The UK Health Security Agency (UKHSA) has said that hospitals in England can begin to relax some infection, prevention and control measures in order to ease pressure on the NHS this winter.
The initial recommendations include three interventions which relate to social distancing, testing and cleaning practices:
- Physical distancing can be reduced from two metres to one metre with appropriate mitigations in place where patient access can be controlled.
- Going forward, patients who are in low-risk groups, are fully vaccinated and asymptomatic will only be required to show proof of a negative lateral flow test on the day of their operation. Previously, patients were required to show proof of a negative PCR test and self-isolate for three days prior to their operation. Patients who are contacts of a confirmed case of Covid-19 will still need to go through this PCR pathway.
- Enhanced cleaning procedures can be dropped in low-risk areas such as planned or scheduled elective care and providers can revert to standard cleaning procedures between patients. This change is due to new evidence from the WHO and other international authorities that says there is little evidence that the virus is transmissible via surfaces.
The health secretary, Sajid Javid, said the success of the vaccination programme has allowed the government to approve these measures, since high numbers of the population are now protected from the virus.
He said: “As ever more people benefit from the protection of our phenomenal vaccination campaign, we can now safely begin to relieve some of the most stringent infection control measures where they are no longer necessary to benefit patients and ease the burden on hardworking NHS staff.”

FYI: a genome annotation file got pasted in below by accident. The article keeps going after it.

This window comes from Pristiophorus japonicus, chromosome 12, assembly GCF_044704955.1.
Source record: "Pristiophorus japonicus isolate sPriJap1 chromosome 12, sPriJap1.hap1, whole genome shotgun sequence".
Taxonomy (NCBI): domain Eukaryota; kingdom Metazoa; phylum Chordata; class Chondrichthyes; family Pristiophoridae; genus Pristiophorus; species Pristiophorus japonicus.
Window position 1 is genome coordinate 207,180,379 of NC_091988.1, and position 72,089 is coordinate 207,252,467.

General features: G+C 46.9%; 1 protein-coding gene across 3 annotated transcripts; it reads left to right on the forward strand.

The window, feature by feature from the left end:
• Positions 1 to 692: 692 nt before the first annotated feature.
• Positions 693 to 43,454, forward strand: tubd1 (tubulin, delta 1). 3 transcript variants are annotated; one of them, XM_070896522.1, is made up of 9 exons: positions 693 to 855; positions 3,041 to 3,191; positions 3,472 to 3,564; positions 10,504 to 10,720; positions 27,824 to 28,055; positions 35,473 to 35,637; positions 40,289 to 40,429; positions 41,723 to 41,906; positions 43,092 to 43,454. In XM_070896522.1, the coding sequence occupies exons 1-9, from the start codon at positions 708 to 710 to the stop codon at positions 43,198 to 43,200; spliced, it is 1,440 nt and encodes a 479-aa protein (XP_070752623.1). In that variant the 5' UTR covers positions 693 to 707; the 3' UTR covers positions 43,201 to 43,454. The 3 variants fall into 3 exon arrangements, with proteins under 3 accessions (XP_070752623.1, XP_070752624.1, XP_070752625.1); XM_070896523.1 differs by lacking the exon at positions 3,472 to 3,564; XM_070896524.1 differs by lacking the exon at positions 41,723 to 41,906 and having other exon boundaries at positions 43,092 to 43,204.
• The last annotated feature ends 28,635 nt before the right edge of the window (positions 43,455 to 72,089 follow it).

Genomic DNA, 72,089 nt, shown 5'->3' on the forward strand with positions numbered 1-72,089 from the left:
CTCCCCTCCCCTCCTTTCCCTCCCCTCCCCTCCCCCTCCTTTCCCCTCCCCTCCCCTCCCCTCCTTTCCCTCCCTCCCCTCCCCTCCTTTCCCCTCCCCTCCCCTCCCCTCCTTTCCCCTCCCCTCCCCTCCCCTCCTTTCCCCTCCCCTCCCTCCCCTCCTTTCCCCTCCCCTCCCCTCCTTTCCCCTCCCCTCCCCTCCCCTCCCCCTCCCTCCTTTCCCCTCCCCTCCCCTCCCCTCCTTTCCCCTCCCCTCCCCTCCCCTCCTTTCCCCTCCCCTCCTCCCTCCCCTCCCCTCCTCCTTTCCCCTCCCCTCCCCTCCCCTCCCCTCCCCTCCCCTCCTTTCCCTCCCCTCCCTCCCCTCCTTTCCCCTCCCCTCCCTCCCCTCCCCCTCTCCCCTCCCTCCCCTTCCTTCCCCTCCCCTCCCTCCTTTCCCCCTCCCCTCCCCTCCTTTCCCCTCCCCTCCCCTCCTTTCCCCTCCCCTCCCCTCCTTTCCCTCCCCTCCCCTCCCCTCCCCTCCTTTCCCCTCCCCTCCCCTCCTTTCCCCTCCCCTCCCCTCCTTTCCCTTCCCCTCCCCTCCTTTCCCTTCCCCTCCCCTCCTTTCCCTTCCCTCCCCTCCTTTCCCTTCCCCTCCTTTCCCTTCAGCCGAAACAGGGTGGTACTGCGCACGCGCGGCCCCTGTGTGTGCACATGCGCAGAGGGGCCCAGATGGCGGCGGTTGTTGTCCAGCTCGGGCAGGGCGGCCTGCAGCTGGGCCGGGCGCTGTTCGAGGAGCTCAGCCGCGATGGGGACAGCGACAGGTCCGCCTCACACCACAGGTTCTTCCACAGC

What does this mean for people with learning disabilities and autism and those caring for them?
Hopefully, the relaxing of these measures will make it easier for people with learning disabilities to get healthcare appointments and avoid long waiting times. However, because people with learning disabilities may have health conditions that make them more vulnerable to becoming seriously ill with Covid-19, it’s important that some precautions remain in place.
The Social Care Institute for Excellence (SCIE) says it is vital that care providers ensure their staff and the people they support are still maintaining good personal hygiene and maintaining infection control measures where possible.
This can be challenging to enforce in some care settings as often they are designed to be homely, with an emphasis on comfort and domesticity, not infection control. Good role modelling by staff is therefore essential, not least because some people may find the changed routines hard to handle.
The SCIE suggest both staff and patients ensure they:
- Wash their hand with soap and water often (for at least 20 seconds)
- Use hand sanitiser gel is soap and water are not available
- Wash your hands as soon as you get home
- Cover your mouth and nose with a tissue or your sleeve when you cough or sneeze
- Put used tissues in the bin immediately and wash hands afterwards.
People with learning disabilities and autism may also need help to understand why it is necessary to take extra precautions, such as wearing PPE or keeping at a safe distance. Health and care professionals should therefore make sure they involve the individual in these discussions so they have the best chance of understanding what is happening and maintaining control over their lives.